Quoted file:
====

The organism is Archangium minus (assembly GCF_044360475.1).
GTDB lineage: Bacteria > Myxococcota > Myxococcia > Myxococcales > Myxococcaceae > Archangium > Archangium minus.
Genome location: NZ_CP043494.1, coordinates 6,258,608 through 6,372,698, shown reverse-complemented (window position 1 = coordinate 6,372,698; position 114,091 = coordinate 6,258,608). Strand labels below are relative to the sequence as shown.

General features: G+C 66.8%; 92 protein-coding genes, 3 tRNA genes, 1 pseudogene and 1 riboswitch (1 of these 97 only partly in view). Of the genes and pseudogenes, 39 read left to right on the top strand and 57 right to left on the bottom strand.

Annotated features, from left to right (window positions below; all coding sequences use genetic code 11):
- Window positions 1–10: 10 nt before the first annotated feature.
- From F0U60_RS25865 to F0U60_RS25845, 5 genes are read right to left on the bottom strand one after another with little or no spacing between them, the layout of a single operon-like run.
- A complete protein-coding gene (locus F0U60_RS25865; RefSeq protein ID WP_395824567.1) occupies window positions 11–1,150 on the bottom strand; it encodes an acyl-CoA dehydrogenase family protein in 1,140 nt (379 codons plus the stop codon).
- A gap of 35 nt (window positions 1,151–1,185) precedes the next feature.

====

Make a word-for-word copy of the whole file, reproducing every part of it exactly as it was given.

The organism is Archangium minus (assembly GCF_044360475.1).
GTDB lineage: Bacteria > Myxococcota > Myxococcia > Myxococcales > Myxococcaceae > Archangium > Archangium minus.
Genome location: NZ_CP043494.1, coordinates 6,258,608 through 6,372,698, shown reverse-complemented (window position 1 = coordinate 6,372,698; position 114,091 = coordinate 6,258,608). Strand labels below are relative to the sequence as shown.

General features: G+C 66.8%; 92 protein-coding genes, 3 tRNA genes, 1 pseudogene and 1 riboswitch (1 of these 97 only partly in view). Of the genes and pseudogenes, 39 read left to right on the top strand and 57 right to left on the bottom strand.

Annotated features, from left to right (window positions below; all coding sequences use genetic code 11):
- Window positions 1–10: 10 nt before the first annotated feature.
- From F0U60_RS25865 to F0U60_RS25845, 5 genes are read right to left on the bottom strand one after another with little or no spacing between them, the layout of a single operon-like run.
- A complete protein-coding gene (locus F0U60_RS25865; RefSeq protein ID WP_395824567.1) occupies window positions 11–1,150 on the bottom strand; it encodes an acyl-CoA dehydrogenase family protein in 1,140 nt (379 codons plus the stop codon).
- A gap of 35 nt (window positions 1,151–1,185) precedes the next feature.